GEN. VOLESKY: We're not doing any detainee operations. So, you know, that's not something we're doing. This is an Iraqi-led operation, and they -- they are responsible for all of that. And, you know, they've had some folks out of Fallujah that they've done in other areas. So, you know, they have got that operation. We're not involved in any of that.
Q: So any captures or detention would be done by Iraqi security forces?
GEN. VOLESKY: Exactly -- (inaudible).
Q: And just a topic that had come up last week -- I was just wondering if you were seeing any more flying drones? If your forces have had to take any force protection measures against them?
GEN. VOLESKY: Yeah, the enemy has used -- you heard about that last week. They have these drones. Really, a lot of commercial, off-the-shelf kind of things we've seen. You know, clearly not the capacity or capability that -- that we have, but they are using them. And we have seen them. And we're taking measures to, you know, mitigate that.
I won't go into the measures we're taking, but we are. But that's just another capability that the enemy has put on the battlefield.
The other thing that we've seen that's been a little bit different is the way they're using their vehicle-borne IEDs. You know, we saw for the first time really yesterday where they used it to delay Iraqi security forces so they could withdraw. We hadn't -- we hadn't really seen that before. Normally, that's been an offensive, you know, tactic -- technique they've used to run VBIEDs in and make an impact.
But -- so we're starting to see them, you know, use that more in defensive ways, which really kind of reinforces the point that they are completely on the defensive and are just trying to hold on.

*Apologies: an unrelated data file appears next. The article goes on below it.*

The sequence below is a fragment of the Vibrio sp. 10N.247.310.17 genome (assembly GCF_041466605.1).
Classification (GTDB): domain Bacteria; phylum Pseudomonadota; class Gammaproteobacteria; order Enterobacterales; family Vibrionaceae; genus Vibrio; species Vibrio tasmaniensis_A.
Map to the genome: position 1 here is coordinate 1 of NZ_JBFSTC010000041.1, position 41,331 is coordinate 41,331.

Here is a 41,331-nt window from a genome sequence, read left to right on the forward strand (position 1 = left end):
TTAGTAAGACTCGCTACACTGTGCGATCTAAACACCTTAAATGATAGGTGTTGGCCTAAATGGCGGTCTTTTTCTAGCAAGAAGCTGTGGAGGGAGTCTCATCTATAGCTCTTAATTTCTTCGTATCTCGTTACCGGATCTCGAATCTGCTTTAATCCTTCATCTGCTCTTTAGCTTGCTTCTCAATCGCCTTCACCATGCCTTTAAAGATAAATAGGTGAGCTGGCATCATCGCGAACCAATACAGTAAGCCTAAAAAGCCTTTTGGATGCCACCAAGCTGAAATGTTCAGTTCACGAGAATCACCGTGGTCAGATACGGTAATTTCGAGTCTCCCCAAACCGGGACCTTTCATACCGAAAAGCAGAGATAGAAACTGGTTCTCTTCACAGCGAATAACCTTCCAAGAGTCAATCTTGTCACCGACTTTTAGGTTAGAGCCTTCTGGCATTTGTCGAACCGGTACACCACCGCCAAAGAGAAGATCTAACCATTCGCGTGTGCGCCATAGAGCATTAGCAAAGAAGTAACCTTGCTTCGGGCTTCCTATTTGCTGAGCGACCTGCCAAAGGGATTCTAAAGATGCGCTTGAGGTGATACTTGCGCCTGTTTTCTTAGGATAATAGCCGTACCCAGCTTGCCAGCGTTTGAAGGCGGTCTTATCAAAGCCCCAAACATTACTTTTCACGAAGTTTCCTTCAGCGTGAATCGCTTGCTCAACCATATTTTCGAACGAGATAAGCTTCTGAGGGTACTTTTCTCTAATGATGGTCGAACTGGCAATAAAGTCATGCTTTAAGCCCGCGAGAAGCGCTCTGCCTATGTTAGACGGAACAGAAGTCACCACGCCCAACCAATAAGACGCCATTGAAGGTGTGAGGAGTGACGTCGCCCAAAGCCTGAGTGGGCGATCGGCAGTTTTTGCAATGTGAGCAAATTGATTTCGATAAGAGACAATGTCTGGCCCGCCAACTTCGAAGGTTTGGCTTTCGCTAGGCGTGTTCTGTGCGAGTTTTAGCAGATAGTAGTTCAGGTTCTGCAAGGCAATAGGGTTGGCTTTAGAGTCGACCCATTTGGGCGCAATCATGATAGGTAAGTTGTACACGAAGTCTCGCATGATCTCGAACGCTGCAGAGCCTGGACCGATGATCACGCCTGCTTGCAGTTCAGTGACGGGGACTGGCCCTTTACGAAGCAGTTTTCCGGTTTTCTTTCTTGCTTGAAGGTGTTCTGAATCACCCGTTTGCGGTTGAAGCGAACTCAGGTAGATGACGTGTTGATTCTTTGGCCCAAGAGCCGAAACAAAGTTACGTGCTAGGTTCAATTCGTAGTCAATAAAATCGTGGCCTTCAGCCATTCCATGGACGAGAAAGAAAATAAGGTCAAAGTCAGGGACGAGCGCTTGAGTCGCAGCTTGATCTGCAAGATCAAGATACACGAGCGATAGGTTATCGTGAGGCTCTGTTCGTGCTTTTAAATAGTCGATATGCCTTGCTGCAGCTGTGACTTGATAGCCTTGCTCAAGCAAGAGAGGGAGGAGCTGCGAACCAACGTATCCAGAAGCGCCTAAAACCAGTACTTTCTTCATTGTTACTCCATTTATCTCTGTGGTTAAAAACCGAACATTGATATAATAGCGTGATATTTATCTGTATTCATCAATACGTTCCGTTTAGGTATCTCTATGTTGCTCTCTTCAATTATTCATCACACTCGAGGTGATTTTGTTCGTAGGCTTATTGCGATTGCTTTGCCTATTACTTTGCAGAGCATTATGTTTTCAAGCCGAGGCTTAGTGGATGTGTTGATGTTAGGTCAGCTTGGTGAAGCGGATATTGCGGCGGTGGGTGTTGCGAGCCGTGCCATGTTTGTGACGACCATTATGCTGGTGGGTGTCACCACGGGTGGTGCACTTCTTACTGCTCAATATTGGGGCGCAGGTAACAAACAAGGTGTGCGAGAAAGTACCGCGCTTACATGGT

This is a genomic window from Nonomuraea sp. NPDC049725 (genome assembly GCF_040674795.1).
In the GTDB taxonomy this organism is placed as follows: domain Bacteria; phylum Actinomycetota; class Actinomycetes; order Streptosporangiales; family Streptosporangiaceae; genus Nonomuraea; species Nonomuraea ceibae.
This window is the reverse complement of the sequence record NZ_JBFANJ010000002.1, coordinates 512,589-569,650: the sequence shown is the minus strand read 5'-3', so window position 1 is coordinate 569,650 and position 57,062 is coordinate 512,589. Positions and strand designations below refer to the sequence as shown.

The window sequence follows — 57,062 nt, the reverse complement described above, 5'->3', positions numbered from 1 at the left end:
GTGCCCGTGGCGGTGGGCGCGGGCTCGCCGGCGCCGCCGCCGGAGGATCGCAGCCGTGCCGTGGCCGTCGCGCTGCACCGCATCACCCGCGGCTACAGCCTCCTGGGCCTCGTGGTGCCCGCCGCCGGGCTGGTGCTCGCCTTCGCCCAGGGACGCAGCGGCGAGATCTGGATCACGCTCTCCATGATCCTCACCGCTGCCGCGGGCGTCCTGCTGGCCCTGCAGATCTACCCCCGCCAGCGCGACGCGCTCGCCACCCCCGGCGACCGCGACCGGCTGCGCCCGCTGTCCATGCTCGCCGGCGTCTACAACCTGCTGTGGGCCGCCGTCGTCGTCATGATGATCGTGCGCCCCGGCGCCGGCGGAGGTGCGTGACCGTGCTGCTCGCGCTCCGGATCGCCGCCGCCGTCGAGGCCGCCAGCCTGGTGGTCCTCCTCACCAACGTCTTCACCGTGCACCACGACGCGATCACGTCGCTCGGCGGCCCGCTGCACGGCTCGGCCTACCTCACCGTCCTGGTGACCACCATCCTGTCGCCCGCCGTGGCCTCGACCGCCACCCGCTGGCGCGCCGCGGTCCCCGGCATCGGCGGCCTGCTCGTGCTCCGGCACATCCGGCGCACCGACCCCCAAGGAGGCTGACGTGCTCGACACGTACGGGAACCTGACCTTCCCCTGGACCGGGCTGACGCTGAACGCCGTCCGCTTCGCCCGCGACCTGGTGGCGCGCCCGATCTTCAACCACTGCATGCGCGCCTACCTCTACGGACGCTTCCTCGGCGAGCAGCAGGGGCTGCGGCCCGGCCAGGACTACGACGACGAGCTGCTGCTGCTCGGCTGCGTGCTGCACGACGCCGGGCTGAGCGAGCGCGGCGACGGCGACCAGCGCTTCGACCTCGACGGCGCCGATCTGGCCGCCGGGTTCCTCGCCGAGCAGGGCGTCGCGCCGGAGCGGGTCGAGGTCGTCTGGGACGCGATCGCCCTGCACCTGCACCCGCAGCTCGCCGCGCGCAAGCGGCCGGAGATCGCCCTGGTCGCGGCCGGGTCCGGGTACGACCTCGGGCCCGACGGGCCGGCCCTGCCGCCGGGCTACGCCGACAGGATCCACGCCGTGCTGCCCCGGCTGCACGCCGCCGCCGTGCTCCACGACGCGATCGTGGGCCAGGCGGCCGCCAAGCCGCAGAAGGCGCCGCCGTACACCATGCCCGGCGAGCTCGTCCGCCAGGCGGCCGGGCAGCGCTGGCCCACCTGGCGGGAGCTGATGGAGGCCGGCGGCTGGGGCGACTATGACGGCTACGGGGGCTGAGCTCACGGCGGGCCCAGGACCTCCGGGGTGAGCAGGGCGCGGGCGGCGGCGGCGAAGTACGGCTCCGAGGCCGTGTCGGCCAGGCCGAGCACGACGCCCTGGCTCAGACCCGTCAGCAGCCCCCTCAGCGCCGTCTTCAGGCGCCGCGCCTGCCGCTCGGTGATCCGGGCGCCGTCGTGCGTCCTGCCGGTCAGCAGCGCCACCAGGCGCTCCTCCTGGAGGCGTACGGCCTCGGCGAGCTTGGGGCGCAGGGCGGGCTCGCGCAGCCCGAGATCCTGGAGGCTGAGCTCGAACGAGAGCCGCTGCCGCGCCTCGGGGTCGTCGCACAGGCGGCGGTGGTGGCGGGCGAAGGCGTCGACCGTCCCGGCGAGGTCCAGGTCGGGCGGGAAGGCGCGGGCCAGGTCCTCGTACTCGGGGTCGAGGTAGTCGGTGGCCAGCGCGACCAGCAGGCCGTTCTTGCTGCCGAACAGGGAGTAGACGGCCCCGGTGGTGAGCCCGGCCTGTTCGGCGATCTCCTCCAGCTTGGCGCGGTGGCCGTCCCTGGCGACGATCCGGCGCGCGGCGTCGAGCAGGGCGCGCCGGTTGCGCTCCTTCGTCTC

The other -- other thing we've seen a lot recently is their use of indirect fire. Yesterday and the day prior, a lot more mortars, more rockets. We've been able to counter-fire pretty effectively. As you know, we've got artillery here, as well as HIMARS rockets, as well as our combat aviation and our close-air support folks are doing that.
We destroyed artillery pieces yesterday, so that full -- a full piece of that.
So again, I think indirect fire, vehicle-borne IEDs, these car bombs -- that's really what we're seeing so far. And, you know, we're -- we're mitigating that risk to our force just like the Iraqis are.
Q: One more, and then I just want to clarify here. I know that the 1st Infantry Division announced that it was rotating in last week. Are they already there? And I guess they'll be coming in to replace some of you all?
GEN. VOLESKY: Yeah, "duty first," coming to replace us here in a little bit. And we do have some of their great teammates on the ground. You know, as we talk about how do you maintain momentum with the Iraqis, we want to make sure that we maintain our -- our momentum. And we're really excited to get Big Red One over here and get them into the fight and give them a great transition.